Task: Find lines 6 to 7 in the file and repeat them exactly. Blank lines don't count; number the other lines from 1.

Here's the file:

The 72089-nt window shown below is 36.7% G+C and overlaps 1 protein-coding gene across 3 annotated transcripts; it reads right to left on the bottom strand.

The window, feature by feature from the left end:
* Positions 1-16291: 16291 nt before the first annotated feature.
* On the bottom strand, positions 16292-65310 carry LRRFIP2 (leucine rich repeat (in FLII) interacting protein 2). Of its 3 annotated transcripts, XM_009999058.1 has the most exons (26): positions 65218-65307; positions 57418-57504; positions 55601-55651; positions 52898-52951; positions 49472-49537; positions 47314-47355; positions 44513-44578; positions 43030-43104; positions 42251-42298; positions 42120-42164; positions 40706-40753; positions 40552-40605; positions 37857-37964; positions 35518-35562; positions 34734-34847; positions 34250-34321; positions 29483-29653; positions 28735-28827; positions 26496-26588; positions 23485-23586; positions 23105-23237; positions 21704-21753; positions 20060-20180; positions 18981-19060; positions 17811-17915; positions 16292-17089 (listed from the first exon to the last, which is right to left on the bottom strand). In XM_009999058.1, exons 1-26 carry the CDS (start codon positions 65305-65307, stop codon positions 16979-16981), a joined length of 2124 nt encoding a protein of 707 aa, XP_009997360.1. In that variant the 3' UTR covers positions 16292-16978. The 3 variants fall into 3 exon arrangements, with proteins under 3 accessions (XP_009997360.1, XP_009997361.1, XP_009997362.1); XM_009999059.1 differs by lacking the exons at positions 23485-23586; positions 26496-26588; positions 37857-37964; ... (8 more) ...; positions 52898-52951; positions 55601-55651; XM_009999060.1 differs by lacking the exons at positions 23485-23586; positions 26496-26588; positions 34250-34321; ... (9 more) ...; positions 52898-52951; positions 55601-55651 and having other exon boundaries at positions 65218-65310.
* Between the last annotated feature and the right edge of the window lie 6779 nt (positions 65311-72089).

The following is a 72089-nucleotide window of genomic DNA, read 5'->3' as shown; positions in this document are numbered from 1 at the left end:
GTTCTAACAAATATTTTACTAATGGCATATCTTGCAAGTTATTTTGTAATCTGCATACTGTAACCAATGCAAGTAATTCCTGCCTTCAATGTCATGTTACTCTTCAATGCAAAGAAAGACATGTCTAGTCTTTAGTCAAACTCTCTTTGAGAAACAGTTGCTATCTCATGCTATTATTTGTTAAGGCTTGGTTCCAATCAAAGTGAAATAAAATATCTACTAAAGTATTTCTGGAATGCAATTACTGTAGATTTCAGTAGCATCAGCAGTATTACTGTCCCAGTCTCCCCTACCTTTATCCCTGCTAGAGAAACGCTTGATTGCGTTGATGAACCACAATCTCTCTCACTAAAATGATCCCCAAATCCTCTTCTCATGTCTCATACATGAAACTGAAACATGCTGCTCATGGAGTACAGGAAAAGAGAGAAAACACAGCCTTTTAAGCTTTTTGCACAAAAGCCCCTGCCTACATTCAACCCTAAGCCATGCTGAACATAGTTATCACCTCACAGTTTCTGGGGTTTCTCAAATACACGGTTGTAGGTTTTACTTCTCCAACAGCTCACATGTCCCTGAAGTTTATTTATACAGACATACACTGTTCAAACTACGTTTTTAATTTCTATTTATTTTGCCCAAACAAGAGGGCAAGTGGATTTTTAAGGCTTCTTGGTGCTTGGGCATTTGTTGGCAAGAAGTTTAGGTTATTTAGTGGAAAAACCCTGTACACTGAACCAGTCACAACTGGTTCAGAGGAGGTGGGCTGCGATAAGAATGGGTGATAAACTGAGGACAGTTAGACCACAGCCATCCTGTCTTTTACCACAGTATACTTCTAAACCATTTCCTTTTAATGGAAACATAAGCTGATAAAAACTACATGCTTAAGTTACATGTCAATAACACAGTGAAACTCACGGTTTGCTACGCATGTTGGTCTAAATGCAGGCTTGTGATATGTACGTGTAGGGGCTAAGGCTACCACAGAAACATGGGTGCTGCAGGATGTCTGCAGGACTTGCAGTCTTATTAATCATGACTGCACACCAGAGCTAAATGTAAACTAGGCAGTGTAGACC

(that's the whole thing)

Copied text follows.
The following is a 72089-nucleotide window of genomic DNA, read 5'->3' as shown; positions in this document are numbered from 1 at the left end:
GTTCTAACAAATATTTTACTAATGGCATATCTTGCAAGTTATTTTGTAATCTGCATACTGTAACCAATGCAAGTAATTCCTGCCTTCAATGTCATGTTACTCTTCAATGCAAAGAAAGACATGTCTAGTCTTTAGTCAAACTCTCTTTGAGAAACAGTTGCTATCTCATGCTATTATTTGTTAAGGCTTGGTTCCAATCAAAGTGAAATAAAATATCTACTAAAGTATTTCTGGAATGCAATTACTGTAGATTTCAGTAGCATCAGCAGTATTACTGTCCCAGTCTCCCCTACCTTTATCCCTGCTAGAGAAACGCTTGATTGCGTTGATGAACCACAATCTCTCTCACTAAAATGATCCCCAAATCCTCTTCTCATGTCTCATACATGAAACTGAAACATGCTGCTCATGGAGTACAGGAAAAGAGAGAAAACACAGCCTTTTAAGCTTTTTGCACAAAAGCCCCTGCCTACATTCAACCCTAAGCCATGCTGAACATAGTTATCACCTCACAGTTTCTGGGGTTTCTCAAATACACGGTTGTAGGTTTTACTTCTCCAACAGCTCACATGTCCCTGAAGTTTATTTATACAGACATACACTGTTCAAACTACGTTTTTAATTTCTATTTATTTTGCCCAAACAAGAGGGCAAGTGGATTTTTAAGGCTTCTTGGTGCTTGGGCATTTGTTGGCAAGAAGTTTAGGTTATTTAGTGGAAAAACCCTGTACACTGAACCAGTCACAACTGGTTCAGAGGAGGTGGGCTGCGATAAGAATGGGTGATAAACTGAGGACAGTTAGACCACAGCCATCCTGTCTTTTACCACAGTATACTTCTAAACCATTTCCTTTTAATGGAAACATAAGCTGATAAAAACTACATGCTTAAGTTACATGTCAATAACACAGTGAAACTCACGGTTTGCTACGCATGTTGGTCTAAATGCAGGCTTGTGATATGTACGTGTAGGGGCTAAGGCTACCACAGAAACATGGGTGCTGCAGGATGTCTGCAGGACTTGCAGTCTTATTAATCATGACTGCACACCAGAGCTAAATGTAAACTAGGCAGTGTAGACC